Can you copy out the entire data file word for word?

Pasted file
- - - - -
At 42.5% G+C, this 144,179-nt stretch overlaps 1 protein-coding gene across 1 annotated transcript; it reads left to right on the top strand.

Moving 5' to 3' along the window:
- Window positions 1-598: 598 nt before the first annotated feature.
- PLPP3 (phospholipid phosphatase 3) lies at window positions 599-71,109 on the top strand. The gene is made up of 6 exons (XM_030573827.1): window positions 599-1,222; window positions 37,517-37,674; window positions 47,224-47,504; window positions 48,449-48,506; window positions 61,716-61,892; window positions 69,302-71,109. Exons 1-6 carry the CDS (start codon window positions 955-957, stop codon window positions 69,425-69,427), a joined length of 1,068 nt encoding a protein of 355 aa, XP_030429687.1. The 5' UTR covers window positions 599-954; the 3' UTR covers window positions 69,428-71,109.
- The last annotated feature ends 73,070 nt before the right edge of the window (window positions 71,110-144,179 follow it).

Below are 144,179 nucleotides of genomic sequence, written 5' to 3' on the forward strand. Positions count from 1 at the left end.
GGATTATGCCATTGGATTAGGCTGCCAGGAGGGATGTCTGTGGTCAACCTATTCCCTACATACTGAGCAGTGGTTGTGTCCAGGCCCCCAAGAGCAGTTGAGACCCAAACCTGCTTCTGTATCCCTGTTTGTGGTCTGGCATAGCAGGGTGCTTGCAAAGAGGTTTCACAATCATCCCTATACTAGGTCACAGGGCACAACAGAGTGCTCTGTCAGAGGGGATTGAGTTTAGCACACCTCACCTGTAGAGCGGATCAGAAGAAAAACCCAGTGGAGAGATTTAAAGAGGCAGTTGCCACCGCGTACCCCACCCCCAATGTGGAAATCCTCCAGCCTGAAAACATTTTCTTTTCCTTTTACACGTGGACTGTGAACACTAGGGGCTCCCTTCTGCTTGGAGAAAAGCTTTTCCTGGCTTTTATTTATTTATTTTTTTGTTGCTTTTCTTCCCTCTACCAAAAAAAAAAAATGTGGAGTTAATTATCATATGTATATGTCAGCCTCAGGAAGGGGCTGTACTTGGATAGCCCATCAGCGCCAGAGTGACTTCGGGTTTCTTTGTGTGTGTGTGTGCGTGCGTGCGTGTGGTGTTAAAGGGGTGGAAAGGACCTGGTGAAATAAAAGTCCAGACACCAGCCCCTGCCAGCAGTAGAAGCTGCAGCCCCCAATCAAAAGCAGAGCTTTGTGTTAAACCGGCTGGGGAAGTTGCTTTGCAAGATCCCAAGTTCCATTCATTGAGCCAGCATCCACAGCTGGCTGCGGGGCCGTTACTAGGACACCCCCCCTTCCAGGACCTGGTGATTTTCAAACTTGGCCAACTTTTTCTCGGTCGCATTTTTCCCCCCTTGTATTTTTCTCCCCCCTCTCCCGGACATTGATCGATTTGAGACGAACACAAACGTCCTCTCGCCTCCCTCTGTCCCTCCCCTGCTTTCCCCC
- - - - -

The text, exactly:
At 42.5% G+C, this 144,179-nt stretch overlaps 1 protein-coding gene across 1 annotated transcript; it reads left to right on the top strand.

Moving 5' to 3' along the window:
- Window positions 1-598: 598 nt before the first annotated feature.
- PLPP3 (phospholipid phosphatase 3) lies at window positions 599-71,109 on the top strand. The gene is made up of 6 exons (XM_030573827.1): window positions 599-1,222; window positions 37,517-37,674; window positions 47,224-47,504; window positions 48,449-48,506; window positions 61,716-61,892; window positions 69,302-71,109. Exons 1-6 carry the CDS (start codon window positions 955-957, stop codon window positions 69,425-69,427), a joined length of 1,068 nt encoding a protein of 355 aa, XP_030429687.1. The 5' UTR covers window positions 599-954; the 3' UTR covers window positions 69,428-71,109.
- The last annotated feature ends 73,070 nt before the right edge of the window (window positions 71,110-144,179 follow it).

Below are 144,179 nucleotides of genomic sequence, written 5' to 3' on the forward strand. Positions count from 1 at the left end.
GGATTATGCCATTGGATTAGGCTGCCAGGAGGGATGTCTGTGGTCAACCTATTCCCTACATACTGAGCAGTGGTTGTGTCCAGGCCCCCAAGAGCAGTTGAGACCCAAACCTGCTTCTGTATCCCTGTTTGTGGTCTGGCATAGCAGGGTGCTTGCAAAGAGGTTTCACAATCATCCCTATACTAGGTCACAGGGCACAACAGAGTGCTCTGTCAGAGGGGATTGAGTTTAGCACACCTCACCTGTAGAGCGGATCAGAAGAAAAACCCAGTGGAGAGATTTAAAGAGGCAGTTGCCACCGCGTACCCCACCCCCAATGTGGAAATCCTCCAGCCTGAAAACATTTTCTTTTCCTTTTACACGTGGACTGTGAACACTAGGGGCTCCCTTCTGCTTGGAGAAAAGCTTTTCCTGGCTTTTATTTATTTATTTTTTTGTTGCTTTTCTTCCCTCTACCAAAAAAAAAAAATGTGGAGTTAATTATCATATGTATATGTCAGCCTCAGGAAGGGGCTGTACTTGGATAGCCCATCAGCGCCAGAGTGACTTCGGGTTTCTTTGTGTGTGTGTGTGCGTGCGTGCGTGTGGTGTTAAAGGGGTGGAAAGGACCTGGTGAAATAAAAGTCCAGACACCAGCCCCTGCCAGCAGTAGAAGCTGCAGCCCCCAATCAAAAGCAGAGCTTTGTGTTAAACCGGCTGGGGAAGTTGCTTTGCAAGATCCCAAGTTCCATTCATTGAGCCAGCATCCACAGCTGGCTGCGGGGCCGTTACTAGGACACCCCCCCTTCCAGGACCTGGTGATTTTCAAACTTGGCCAACTTTTTCTCGGTCGCATTTTTCCCCCCTTGTATTTTTCTCCCCCCTCTCCCGGACATTGATCGATTTGAGACGAACACAAACGTCCTCTCGCCTCCCTCTGTCCCTCCCCTGCTTTCCCCC